As much as “Fitzwilliam Darcy reacts to microwaves” scenes would have been priceless, Darcy coming along with Elizabeth would just fall into too much of a repeat of the P&P Jane/Bingley plot. I wondered instead what it would have been like if one of my Jane’s sisters fell in love with a 21st-century man, since my Jane’s wrapped up in her enamorment with Riley for most of the story. It only took about two minutes after wondering that to realize “Of course Darcy is the 21st century guy!” Since using thinly-veiled counterparts of Pride and Prejudice characters instead of the characters themselves gave me more freedom to change certain circumstances around, I decided that in this version of events, Elizabeth had had to marry Mr. Collins (ew), but he had left her a young widow with two small sons after less than three years. This also gave me the opportunity to add a child’s perspective to all the time travel with Fly.

That left poor dear silly Lydia. Like P&P Jane, I knew her plot fairly right away would be that she was separated from her most treasured Wickham, and that the rest of our crew would never hear the end of it. I knew fairly quickly from that point that much like the climax of Pride centers around needing to rescue Lydia in a sense from social disgrace, the climax of Time would center around everyone needing to rescue Lydia’s counterpart from her husband who was really an evil time traveler. This also gave me a chance to work in a Persuasion reference, since like Wentworth and Benwick, the character who marries Lydia’s counterpart is a Naval captain who has made an even bigger fortune in the Napoleonic Wars (by knowing exactly what ships to capture!)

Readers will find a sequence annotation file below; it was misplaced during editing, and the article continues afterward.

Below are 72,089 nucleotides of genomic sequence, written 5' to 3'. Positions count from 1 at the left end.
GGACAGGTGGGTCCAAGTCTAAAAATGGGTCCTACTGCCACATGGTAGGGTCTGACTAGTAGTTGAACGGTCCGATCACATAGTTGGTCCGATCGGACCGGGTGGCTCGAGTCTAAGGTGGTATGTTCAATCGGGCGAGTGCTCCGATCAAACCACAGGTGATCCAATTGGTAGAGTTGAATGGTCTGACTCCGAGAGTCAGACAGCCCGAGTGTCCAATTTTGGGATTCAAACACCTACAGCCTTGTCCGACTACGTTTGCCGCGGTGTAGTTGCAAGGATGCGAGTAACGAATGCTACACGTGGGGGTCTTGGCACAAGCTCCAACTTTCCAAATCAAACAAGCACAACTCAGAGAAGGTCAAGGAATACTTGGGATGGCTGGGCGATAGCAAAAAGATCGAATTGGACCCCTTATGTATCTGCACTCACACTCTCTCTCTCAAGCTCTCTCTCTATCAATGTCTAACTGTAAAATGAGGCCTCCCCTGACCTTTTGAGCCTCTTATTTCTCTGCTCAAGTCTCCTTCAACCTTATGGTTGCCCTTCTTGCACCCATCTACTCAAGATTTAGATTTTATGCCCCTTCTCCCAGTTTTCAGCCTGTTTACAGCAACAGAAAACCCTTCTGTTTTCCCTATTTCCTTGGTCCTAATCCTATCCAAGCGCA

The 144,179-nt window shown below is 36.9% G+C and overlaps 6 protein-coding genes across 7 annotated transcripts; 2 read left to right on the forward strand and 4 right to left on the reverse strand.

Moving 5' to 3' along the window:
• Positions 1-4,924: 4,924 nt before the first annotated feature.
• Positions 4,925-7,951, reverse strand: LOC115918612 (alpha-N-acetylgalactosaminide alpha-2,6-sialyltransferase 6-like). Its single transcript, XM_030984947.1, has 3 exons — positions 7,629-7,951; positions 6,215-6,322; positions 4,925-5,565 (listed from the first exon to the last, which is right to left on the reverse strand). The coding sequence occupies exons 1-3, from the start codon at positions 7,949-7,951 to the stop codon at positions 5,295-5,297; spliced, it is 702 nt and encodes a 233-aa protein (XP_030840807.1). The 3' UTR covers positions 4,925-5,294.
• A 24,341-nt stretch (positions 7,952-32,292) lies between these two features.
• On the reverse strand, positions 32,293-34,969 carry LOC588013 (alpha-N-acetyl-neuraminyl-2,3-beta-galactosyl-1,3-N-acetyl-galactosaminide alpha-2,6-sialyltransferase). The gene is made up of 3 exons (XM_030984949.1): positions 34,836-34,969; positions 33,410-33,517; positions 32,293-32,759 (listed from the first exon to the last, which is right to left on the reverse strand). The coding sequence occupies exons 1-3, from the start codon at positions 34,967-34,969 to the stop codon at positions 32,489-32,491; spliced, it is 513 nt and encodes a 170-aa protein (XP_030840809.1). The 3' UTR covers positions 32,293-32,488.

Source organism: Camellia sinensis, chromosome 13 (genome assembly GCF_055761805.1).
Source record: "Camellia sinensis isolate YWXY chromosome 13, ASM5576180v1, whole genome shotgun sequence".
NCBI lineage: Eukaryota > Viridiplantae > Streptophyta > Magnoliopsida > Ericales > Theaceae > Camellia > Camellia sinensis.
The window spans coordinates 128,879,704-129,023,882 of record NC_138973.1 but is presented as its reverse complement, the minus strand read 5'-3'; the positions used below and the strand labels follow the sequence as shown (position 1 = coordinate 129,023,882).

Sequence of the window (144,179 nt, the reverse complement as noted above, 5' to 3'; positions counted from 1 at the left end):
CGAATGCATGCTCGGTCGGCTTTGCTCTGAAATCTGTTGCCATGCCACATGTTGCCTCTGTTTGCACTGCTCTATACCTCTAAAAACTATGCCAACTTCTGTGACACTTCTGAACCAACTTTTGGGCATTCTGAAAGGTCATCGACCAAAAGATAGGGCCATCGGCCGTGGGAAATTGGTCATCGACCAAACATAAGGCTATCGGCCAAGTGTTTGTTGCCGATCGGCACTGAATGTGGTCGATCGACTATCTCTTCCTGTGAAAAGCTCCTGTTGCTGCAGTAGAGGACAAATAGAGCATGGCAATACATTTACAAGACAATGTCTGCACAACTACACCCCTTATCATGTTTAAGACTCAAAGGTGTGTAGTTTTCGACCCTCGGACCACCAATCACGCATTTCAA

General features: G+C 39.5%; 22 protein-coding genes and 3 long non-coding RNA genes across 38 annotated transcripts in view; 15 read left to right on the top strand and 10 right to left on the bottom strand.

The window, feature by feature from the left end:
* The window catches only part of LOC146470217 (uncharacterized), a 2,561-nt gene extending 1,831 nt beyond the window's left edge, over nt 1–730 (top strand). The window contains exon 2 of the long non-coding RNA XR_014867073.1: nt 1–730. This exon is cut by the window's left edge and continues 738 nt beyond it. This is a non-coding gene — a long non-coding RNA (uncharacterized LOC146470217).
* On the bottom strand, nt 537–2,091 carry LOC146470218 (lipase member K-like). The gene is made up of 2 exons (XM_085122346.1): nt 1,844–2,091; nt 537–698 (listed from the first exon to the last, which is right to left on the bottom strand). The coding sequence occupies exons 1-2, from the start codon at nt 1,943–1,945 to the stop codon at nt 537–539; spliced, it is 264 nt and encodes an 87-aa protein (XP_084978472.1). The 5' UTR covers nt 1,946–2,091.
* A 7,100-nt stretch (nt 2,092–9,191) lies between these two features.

Deciding Jane’s sisters were coming along also led to the most game-changing decision of Time & Tenacity. In the original version, Jane and Riley were the only two consistent characters, which got old fast. I added another time traveler, Isabella’s great-great-great-great-great-great granddaughter Gillian who, thanks to time travel, would be old enough to be a motherly figure to Jane and help her realize Riley’s treachery. (Yes, I used the time-tested Jane Austen formula of “never trust the superficially charming guy” from the start!)

At the same time, I was playing around with the idea that part of the reason Jane had so much trouble fitting in with early 19th century genteel society was that she, unknowingly, was the daughter of a time traveler who had been placed Harry Potter-like on the Farnsworth family’s doorstep. Well, guess what, I almost instantly hated this idea because I hated the idea of further making her sisters bland and ordinary to make Jane “the Special One”. I revisited this when her sisters came along for the ride, when I came up with the idea that Riley had told everyone Gillian stranded him, and… bam. Not only Riley had stranded Gillian in the late 18th century, but Gillian went on to become Jane’s (and Cassandra, Eleanor, and Isabella’s) mother!

I probably could have come up with a halfway decent novel in the end had I stuck with Jane and Riley hopping around time by themselves, but I’m so grateful that even with the loads and loads of characters that ended up in the final product, Jane’s family came along in the end. There were, and are, many stories it seems where cruel words and actions are celebrated or even rewarded, so I’m proud Time celebrates sticking close to the ones who give us the encouragement, love, and kindness we all need to thrive.

Next time: naming my characters!